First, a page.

User interfaces building is still new compared with other professions. As a result, telling people outside the industry what UI design and development often results with me rambling and handwaving. My most common rant begins with “You know, like in apps and websites, I put the buttons and stuff on the right page…”
Many other industries have been the “technology industry” of their day. Today, those same industries can provide helpful analogies in articulating things about software. The benefit of comparing software to building construction, automobiles, or living organisms goes beyond making conversation smoother: we can better frame our rationale to non-designers, or justify certain approaches based on cross-disciplinary techniques. Moreover, analogies can inspire us with how other craftspeople approach problems.
The house or building architecture analogy
In the world of building construction, architects are kind of like UX designers. They envision an overall experience that meets the need of the structure’s future inhabitants. When people enter, how will they flow easily to their needed space? They respond to constraints and delivery deadlines. An interesting sub-discipline in construction that relates to UI’s is signage, which is just like navigation and guidance in software. For this reason, I find airports and theme parks endlessly illuminating. Consider the challenge of the original airport architects: occupants will need to quickly grok check-in desks, plane gate, bathroom of their gender, and purchase food, while not speaking a common language. So, architects and signage pros have invented a bevy of iconography, structure, and color to communicate navigation.
One cautionary note about comparing software with construction is that, software development should not end, in the same way buildings are built. Software must continue and evolve after first launch to address new constraints and performance issues, and the design iterates based on changing user needs and business goals.
The automobile analogy
Cars were the disruptive force in Western society in the early 20th century, liberating many people to move outside their agrarian origins to urban areas then suburbs. A car meant freedom, and in the US, often to go West in search of greener pastures (like my parents did). I view the web as a similar force, enabling people to have unprecedented reach beyond their geography.
The assembly line and mass production of cars transformed how complicated products were made. Henry Ford, Japanese automakers, and countless other automobile creators pioneered techniques for efficient product, like the assembly line, Kan Ban, and agile techniques. Another interesting theme I see the web development field importing from automobiles is component-ization. For instance, my Dad engineers specialty shock absorbers, one small piece of a car, and only that. His customers many different carmakers with different needs. His parts have sub-parts which have sub-parts, so the hierarchy structure matters. With web technologies like React components or Polymer, UI designers are increasingly able to just browse through available “parts” with which to assemble into a full product. Some have dubbed this atomic design, and it’s likely to increase as web development matures.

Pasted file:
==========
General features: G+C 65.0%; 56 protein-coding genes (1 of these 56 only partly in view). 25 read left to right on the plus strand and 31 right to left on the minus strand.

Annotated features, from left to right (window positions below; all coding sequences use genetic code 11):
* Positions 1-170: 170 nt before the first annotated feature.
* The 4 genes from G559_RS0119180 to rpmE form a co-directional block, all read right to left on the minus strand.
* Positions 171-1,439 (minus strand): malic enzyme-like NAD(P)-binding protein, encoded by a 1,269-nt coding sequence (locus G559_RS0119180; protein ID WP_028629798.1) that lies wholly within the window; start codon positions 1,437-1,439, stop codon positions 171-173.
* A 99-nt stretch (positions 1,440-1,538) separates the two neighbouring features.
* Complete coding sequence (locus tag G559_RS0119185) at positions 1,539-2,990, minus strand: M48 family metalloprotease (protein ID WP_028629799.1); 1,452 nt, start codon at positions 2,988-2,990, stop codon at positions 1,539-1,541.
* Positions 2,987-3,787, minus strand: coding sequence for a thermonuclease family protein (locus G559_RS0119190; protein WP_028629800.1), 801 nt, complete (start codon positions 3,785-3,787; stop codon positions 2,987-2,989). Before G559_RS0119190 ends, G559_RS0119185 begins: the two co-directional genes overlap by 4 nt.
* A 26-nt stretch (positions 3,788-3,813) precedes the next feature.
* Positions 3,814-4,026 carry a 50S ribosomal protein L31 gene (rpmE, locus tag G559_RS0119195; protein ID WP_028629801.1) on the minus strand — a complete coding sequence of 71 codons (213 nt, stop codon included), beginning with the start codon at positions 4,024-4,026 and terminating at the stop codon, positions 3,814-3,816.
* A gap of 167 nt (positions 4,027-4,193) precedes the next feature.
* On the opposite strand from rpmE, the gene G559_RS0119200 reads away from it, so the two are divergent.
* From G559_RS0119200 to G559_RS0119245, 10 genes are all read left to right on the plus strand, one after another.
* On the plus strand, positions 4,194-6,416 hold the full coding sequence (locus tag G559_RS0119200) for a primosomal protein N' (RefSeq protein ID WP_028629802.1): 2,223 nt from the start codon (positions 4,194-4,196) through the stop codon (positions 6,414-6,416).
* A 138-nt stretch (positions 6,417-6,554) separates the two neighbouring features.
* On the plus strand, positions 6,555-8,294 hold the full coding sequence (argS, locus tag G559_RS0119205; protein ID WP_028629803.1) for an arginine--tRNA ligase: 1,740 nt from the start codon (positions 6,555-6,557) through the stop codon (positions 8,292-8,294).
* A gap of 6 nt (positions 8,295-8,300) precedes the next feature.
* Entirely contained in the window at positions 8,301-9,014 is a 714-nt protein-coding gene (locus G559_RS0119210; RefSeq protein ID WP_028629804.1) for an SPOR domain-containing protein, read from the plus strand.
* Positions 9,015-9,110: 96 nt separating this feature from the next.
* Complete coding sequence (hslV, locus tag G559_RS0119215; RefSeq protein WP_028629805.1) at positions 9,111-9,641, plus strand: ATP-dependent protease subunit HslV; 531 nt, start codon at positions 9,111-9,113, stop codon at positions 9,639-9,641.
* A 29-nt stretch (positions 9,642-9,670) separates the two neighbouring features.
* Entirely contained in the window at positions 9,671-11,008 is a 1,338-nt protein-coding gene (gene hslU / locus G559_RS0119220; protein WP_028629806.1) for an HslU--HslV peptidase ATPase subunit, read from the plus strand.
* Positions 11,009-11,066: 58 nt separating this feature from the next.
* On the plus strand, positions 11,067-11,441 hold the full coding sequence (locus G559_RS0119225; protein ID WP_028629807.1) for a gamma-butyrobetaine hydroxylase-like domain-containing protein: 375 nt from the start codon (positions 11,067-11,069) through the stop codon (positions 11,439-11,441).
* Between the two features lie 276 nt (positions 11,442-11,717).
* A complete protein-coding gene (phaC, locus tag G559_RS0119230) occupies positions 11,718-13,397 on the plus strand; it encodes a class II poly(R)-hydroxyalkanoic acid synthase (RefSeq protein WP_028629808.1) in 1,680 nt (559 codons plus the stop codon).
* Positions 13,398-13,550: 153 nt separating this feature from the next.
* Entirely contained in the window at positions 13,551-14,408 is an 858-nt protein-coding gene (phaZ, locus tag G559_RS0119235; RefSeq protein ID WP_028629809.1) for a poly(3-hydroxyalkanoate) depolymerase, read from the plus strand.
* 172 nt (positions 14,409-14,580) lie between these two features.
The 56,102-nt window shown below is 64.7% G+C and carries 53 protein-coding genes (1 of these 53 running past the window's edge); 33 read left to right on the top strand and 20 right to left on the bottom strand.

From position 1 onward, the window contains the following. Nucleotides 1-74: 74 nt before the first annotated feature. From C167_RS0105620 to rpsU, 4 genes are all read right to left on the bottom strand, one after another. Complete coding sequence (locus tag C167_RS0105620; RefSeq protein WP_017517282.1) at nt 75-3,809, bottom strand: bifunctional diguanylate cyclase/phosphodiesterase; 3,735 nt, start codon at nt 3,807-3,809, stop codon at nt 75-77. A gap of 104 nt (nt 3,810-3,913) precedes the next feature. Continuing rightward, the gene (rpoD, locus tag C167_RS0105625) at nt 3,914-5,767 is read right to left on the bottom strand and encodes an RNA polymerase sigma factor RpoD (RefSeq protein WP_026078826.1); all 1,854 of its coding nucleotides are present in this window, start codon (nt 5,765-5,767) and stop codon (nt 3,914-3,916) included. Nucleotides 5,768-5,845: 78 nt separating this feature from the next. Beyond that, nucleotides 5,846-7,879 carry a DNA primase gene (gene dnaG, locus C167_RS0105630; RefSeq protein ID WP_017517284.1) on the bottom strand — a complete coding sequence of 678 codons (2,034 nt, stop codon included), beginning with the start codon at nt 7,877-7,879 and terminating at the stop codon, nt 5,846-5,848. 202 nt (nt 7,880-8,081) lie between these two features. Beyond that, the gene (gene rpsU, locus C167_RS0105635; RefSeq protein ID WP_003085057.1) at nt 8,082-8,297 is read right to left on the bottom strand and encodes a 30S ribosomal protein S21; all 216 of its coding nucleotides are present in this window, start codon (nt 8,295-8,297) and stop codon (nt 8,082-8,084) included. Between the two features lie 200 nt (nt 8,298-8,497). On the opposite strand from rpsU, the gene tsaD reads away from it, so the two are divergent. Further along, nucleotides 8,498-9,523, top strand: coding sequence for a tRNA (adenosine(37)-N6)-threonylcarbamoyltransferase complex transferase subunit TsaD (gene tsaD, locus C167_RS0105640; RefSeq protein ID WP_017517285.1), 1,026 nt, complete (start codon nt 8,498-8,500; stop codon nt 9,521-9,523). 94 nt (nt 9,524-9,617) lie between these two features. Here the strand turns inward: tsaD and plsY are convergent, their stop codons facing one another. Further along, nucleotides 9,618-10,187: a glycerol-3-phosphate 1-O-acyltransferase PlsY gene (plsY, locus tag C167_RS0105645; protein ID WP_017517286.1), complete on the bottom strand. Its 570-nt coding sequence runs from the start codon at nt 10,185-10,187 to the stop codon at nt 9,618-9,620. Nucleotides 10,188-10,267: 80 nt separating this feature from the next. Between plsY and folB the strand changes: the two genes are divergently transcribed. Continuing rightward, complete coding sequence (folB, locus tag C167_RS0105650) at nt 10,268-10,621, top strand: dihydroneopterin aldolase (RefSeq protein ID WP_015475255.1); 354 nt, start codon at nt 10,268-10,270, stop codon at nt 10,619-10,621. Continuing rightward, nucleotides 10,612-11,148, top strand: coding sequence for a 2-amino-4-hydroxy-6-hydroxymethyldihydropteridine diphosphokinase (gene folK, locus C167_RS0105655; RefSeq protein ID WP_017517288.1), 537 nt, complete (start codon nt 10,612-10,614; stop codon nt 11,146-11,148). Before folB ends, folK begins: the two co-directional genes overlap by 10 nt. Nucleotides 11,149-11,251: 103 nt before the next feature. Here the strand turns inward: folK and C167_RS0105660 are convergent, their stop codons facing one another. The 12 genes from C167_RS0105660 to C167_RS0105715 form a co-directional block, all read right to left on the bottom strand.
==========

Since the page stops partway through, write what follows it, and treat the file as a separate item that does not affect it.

The genetic engineering analogy
Alright, I admit this one’s a bit of a stretch. But, as a recovering bioengineering major, it’s also my favorite. Geneticists are now able create man-made organisms, from bacteria to mammals. Applications for bioengineered bugs, plants, or animals can range from biofuel generation, to lab meat, to geoengineering. Now imagine if these genetically engineered creatures were then released back into the wild, to live or die based on their exhibited traits, not necessarily their natural evolved traits. This would likely resulting in death for the organism, unless the geneticist carefully imbued it with traits suited for it’s survival, knowing ahead of time which problems the organism would face, and how to build their corresponding solution.
It’s often useful to talk about software as a living thing. It can “get sick” and break down unless given the proper care, and the older and bigger it gets, the more oafish and unhealthy it becomes. There’s often a lifecycle of growth, maturity, and degradation in software, necessitating new versions of itself. Plus, that’s not even considering its survival in the marketplace. Without being valuable to buyers, it won’t survive for long either.
Like the metaphorical geneticist, UI creators are like “intelligent designers” of life, caring for and nurturing new software while ensuring that it possesses the traits necessary to endure and succeed once released. We are the builders of complex entities which must thrive in complex environments. Therefore, we need the ability to experiment, both in the lab with a variety of “characteristics” of our design, but also in controlled ways “in the wild” through techniques like split testing and limited betas.
One similar software metaphor that I love from the The Pragmatic Programmer is gardening. Plants need tending to, wither, and sunlight changes, requiring frequent care.
Look to examples in the world of tough problem-solving at scale to find inspiration for and the words to express your designs and code. I see industries like construction, automobiles, and life sciences as helpful for my communicating my UI work.